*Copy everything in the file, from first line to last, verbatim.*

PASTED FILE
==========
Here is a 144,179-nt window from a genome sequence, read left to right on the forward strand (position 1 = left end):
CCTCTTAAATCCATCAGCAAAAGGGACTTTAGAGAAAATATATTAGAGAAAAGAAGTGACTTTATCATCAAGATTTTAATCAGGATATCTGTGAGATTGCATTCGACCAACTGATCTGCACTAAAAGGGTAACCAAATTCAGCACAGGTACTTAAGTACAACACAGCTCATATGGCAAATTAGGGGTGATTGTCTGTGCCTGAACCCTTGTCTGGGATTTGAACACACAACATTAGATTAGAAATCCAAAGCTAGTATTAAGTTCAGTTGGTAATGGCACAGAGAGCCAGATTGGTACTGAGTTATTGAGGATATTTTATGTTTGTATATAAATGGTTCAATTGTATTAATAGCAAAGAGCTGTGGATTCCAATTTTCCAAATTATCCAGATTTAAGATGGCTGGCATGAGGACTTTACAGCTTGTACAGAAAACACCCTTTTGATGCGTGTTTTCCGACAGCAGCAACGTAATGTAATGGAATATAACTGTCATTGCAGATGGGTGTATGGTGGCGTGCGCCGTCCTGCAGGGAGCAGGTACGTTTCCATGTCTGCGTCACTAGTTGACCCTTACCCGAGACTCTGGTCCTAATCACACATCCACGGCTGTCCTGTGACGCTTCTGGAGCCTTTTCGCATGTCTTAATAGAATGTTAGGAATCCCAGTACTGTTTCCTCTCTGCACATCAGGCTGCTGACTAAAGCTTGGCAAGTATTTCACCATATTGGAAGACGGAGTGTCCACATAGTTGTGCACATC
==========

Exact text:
Here is a 144,179-nt window from a genome sequence, read left to right on the forward strand (position 1 = left end):
CCTCTTAAATCCATCAGCAAAAGGGACTTTAGAGAAAATATATTAGAGAAAAGAAGTGACTTTATCATCAAGATTTTAATCAGGATATCTGTGAGATTGCATTCGACCAACTGATCTGCACTAAAAGGGTAACCAAATTCAGCACAGGTACTTAAGTACAACACAGCTCATATGGCAAATTAGGGGTGATTGTCTGTGCCTGAACCCTTGTCTGGGATTTGAACACACAACATTAGATTAGAAATCCAAAGCTAGTATTAAGTTCAGTTGGTAATGGCACAGAGAGCCAGATTGGTACTGAGTTATTGAGGATATTTTATGTTTGTATATAAATGGTTCAATTGTATTAATAGCAAAGAGCTGTGGATTCCAATTTTCCAAATTATCCAGATTTAAGATGGCTGGCATGAGGACTTTACAGCTTGTACAGAAAACACCCTTTTGATGCGTGTTTTCCGACAGCAGCAACGTAATGTAATGGAATATAACTGTCATTGCAGATGGGTGTATGGTGGCGTGCGCCGTCCTGCAGGGAGCAGGTACGTTTCCATGTCTGCGTCACTAGTTGACCCTTACCCGAGACTCTGGTCCTAATCACACATCCACGGCTGTCCTGTGACGCTTCTGGAGCCTTTTCGCATGTCTTAATAGAATGTTAGGAATCCCAGTACTGTTTCCTCTCTGCACATCAGGCTGCTGACTAAAGCTTGGCAAGTATTTCACCATATTGGAAGACGGAGTGTCCACATAGTTGTGCACATC